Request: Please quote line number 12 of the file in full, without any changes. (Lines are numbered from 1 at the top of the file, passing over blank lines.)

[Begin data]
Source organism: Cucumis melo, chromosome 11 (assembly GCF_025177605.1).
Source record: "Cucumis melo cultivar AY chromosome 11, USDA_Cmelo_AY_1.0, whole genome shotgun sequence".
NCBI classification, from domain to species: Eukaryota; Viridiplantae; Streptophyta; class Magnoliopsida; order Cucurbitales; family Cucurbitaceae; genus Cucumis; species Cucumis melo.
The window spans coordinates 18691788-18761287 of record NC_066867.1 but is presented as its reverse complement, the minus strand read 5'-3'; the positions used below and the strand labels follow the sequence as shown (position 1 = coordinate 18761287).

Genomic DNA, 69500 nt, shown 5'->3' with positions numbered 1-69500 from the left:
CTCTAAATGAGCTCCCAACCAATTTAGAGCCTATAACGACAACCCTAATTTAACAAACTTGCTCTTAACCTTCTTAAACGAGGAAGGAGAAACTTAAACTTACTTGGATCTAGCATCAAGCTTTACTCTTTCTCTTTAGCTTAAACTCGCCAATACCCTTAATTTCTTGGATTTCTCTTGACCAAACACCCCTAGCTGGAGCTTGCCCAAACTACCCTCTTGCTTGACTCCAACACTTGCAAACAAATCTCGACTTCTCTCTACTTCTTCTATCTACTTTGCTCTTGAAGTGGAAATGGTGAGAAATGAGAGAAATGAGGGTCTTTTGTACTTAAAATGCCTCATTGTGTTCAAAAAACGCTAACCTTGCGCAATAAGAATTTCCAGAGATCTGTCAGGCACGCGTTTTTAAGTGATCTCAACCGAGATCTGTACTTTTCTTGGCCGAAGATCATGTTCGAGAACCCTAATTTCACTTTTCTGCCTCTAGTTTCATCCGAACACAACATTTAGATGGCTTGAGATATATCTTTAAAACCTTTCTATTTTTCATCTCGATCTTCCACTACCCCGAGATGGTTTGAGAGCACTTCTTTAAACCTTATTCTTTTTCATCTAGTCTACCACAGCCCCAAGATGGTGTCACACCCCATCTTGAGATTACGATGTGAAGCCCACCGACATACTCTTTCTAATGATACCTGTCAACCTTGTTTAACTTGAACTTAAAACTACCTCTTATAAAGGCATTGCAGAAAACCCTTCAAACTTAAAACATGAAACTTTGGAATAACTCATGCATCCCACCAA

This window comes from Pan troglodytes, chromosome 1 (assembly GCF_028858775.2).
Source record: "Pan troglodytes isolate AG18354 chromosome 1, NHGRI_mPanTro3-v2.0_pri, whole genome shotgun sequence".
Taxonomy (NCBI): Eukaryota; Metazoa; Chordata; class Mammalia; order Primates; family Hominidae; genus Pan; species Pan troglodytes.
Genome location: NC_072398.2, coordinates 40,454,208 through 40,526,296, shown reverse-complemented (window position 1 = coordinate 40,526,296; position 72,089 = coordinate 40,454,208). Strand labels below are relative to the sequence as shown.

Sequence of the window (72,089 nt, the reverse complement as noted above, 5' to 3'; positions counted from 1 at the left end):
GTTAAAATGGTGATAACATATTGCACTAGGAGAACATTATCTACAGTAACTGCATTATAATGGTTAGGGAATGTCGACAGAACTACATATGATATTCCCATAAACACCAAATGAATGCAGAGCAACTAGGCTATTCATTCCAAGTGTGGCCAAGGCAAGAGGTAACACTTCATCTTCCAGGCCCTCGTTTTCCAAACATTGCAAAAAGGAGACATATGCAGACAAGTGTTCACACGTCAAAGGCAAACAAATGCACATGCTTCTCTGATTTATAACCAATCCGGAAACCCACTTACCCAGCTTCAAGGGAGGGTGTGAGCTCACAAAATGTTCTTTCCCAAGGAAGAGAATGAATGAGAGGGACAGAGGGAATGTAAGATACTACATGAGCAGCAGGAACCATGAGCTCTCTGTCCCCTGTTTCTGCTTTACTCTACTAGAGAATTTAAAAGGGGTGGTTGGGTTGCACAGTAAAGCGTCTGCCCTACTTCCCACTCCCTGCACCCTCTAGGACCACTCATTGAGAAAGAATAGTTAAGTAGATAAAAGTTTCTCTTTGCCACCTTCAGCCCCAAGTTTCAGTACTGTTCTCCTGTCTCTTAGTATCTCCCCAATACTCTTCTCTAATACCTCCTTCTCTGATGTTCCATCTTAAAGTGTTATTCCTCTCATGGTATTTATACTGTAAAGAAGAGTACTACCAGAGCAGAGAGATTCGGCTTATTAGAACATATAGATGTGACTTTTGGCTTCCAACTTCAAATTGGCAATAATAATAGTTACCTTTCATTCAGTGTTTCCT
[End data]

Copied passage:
GTTAAAATGGTGATAACATATTGCACTAGGAGAACATTATCTACAGTAACTGCATTATAATGGTTAGGGAATGTCGACAGAACTACATATGATATTCCCATAAACACCAAATGAATGCAGAGCAACTAGGCTATTCATTCCAAGTGTGGCCAAGGCAAGAGGTAACACTTCATCTTCCAGGCCCTCGTTTTCCAAACATTGCAAAAAGGAGACATATGCAGACAAGTGTTCACACGTCAAAGGCAAACAAATGCACATGCTTCTCTGATTTATAACCAATCCGGAAACCCACTTACCCAGCTTCAAGGGAGGGTGTGAGCTCACAAAATGTTCTTTCCCAAGGAAGAGAATGAATGAGAGGGACAGAGGGAATGTAAGATACTACATGAGCAGCAGGAACCATGAGCTCTCTGTCCCCTGTTTCTGCTTTACTCTACTAGAGAATTTAAAAGGGGTGGTTGGGTTGCACAGTAAAGCGTCTGCCCTACTTCCCACTCCCTGCACCCTCTAGGACCACTCATTGAGAAAGAATAGTTAAGTAGATAAAAGTTTCTCTTTGCCACCTTCAGCCCCAAGTTTCAGTACTGTTCTCCTGTCTCTTAGTATCTCCCCAATACTCTTCTCTAATACCTCCTTCTCTGATGTTCCATCTTAAAGTGTTATTCCTCTCATGGTATTTATACTGTAAAGAAGAGTACTACCAGAGCAGAGAGATTCGGCTTATTAGAACATATAGATGTGACTTTTGGCTTCCAACTTCAAATTGGCAATAATAATAGTTACCTTTCATTCAGTGTTTCCT